TechEd 2001 throws .NET to developers or .NET Release Date Announced (way to go VSLive! SanFran 02') for a little nostalgia). Nowadays it seems the dirty word of web technology is to even mention 'web forms' to be used typically in favor of MVC. This however is a misnomer because web forms are still a good tool in the proverbial toolbox of engineering technologies. I have done both and they both have their place. Personally as an architect I prefer MVC because of it's architecture compared to the event driven web forms, but honestly I like the RAD aspect of server controls. Yes I said it, the UI part in web forms is a bit easier than working with HTML helpers in MVC. Not that I would pick a web forms project simply because of that, but I still like it. It's easy, and easy is good.
I actually got in a mild argument on a Stack Overflow chat about 6 months ago as I was being discounted as a 'seasoned professional' because I had only done MVC for the last few years. It didn't take long for other 'seasoned professionals' to back me up and explain to this newb to pipe down a bit. Web forms have a deep history in the 10+ year history of .NET.
I'm not writing here about the differences (I've done that previously: ASP.NET Web Forms vs. ASP.NET MVC) but rather shed light to those newer to the industry of why web forms played such a crucial piece in the success of .NET. If you are a new developer to the industry (< 5 years experience) you may only know MVC and be one in the camp bashing web forms. Please take note that ASP.NET's version of MVC may have never existed if web forms didn't exist with their programming style to bridge the gap to .NET years ago.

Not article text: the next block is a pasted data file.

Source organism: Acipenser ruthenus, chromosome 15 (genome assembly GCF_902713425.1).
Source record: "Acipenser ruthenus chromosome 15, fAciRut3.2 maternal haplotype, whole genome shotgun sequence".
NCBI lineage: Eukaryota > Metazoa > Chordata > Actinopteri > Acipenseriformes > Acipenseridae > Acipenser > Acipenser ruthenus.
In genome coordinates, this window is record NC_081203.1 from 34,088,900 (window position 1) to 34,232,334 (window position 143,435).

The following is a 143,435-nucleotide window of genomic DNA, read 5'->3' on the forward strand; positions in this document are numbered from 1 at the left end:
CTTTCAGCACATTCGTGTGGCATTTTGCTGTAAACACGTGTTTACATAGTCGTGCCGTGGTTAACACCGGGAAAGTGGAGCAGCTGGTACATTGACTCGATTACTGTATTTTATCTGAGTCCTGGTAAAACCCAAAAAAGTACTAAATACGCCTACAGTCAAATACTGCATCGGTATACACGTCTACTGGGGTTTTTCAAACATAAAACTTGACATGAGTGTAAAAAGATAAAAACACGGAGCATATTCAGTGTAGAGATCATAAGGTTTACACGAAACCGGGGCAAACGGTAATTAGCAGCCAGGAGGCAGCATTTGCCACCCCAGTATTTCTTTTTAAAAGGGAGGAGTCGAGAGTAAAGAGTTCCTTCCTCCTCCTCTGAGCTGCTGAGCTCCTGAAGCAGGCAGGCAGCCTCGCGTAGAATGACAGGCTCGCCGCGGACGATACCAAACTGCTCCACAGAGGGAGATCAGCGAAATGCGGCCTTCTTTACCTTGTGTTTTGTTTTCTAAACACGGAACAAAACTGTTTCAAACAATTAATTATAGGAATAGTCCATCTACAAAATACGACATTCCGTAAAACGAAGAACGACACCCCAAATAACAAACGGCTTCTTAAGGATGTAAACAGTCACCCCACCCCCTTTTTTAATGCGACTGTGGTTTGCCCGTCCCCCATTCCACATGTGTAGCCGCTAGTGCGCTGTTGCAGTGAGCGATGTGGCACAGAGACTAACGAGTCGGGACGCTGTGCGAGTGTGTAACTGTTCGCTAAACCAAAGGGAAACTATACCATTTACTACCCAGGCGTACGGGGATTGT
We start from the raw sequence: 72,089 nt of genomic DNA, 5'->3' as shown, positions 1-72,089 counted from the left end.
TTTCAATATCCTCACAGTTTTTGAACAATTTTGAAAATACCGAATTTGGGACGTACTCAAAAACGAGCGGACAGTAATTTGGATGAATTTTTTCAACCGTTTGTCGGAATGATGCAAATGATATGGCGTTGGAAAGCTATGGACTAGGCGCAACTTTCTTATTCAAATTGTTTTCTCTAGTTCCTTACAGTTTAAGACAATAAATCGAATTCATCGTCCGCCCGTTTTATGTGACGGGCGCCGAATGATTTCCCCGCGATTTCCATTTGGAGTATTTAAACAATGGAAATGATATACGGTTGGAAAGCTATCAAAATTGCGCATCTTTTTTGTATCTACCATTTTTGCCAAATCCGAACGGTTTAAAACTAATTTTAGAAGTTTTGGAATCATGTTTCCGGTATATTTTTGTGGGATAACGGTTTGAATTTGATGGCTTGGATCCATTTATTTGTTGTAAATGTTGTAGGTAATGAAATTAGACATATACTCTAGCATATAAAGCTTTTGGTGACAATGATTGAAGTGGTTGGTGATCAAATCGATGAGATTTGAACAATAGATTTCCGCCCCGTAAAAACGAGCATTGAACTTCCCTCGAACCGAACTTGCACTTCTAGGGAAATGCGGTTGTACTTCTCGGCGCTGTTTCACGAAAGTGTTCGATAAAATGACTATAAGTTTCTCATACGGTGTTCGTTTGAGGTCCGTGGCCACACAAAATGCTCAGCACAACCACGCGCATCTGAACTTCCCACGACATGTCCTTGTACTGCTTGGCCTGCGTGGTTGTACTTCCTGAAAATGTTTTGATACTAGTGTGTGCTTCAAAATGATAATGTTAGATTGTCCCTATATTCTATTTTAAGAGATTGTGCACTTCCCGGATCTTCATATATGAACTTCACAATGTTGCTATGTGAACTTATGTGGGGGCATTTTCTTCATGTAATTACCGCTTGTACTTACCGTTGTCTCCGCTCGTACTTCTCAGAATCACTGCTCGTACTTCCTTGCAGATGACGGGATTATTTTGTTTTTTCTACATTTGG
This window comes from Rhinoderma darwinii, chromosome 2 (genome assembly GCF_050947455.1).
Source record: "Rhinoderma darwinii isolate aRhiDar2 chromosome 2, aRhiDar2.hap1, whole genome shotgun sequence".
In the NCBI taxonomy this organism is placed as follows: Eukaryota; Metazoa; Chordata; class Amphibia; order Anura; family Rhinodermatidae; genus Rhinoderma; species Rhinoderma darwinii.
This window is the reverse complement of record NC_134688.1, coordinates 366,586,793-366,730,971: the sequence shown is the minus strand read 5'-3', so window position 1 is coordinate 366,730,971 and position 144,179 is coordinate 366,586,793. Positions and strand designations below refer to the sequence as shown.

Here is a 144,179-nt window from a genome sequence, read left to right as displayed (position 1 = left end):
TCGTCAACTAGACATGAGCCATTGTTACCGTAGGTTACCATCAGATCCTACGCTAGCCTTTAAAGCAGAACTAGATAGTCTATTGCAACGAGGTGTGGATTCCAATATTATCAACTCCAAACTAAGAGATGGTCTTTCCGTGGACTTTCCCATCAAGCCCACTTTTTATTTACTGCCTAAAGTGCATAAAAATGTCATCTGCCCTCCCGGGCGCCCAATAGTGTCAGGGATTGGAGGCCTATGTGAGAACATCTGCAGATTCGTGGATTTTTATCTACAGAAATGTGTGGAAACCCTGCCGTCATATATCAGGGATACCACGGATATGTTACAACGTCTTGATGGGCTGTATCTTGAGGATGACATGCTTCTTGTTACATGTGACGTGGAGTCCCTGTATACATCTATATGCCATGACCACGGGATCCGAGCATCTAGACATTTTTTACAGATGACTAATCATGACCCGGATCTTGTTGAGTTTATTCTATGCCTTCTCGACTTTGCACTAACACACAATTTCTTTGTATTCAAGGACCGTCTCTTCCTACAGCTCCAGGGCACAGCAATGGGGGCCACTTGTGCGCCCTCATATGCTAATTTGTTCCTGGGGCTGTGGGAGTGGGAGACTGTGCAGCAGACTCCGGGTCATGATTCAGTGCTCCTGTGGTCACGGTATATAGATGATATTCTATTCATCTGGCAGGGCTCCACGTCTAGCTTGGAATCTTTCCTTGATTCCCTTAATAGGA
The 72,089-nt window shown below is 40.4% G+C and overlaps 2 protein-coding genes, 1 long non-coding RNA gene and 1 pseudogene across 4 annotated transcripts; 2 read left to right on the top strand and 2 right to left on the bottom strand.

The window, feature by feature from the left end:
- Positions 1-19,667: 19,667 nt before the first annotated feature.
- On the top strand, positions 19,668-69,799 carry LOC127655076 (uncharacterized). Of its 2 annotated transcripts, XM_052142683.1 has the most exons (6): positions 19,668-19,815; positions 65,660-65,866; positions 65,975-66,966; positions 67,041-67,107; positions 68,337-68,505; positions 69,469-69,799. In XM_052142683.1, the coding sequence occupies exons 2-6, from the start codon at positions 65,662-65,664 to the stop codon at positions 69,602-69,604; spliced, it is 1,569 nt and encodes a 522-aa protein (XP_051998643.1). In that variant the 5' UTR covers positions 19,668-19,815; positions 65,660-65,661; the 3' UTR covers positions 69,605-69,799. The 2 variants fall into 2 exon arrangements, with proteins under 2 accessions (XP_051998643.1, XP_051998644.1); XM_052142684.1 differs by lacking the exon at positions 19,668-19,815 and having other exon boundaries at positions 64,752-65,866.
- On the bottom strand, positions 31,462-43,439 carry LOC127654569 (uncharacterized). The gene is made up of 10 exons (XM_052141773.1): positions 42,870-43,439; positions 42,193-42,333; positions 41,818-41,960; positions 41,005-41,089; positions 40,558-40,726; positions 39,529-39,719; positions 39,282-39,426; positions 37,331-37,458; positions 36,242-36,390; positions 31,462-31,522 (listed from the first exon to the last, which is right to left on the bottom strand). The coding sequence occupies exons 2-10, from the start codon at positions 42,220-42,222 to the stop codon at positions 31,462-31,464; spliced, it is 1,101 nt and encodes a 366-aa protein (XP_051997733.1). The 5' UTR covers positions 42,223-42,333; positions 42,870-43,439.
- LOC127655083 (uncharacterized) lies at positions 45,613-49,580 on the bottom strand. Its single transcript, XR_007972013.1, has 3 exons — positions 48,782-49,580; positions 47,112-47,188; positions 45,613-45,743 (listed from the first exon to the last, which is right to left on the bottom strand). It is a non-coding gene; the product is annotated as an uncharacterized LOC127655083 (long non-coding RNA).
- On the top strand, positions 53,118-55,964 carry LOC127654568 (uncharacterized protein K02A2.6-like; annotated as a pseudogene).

I remember back in the early 2000's there was stiff competition from Java, Perl, PHP, and the like as prominent technologies to win over devs off the Microsoft languages and IDEs from the soon to be retired Visual Studio 6.0. Now MVC (Model-View-Controller) is an old architecture concept that dates back to the 70's and 80's from Smalltalk but arguably is a tad more complex to learn than the RAD drag-and-drop event based programming model. Imagine if there were no web forms when VS.NET appeared in late 2001 and they introduced ASP.NET MVC only. Sure there would be some hardcore devs that would have like it, but the majority of the millions of VB6 developers would have taken 1 look at that and said, "No thank you". Web forms and their almost identical to VB6 style of programming (other than being stateless as probably the biggest difference) was absolutely key in my opinion to the success and adoption of VS.NET and .NET in general.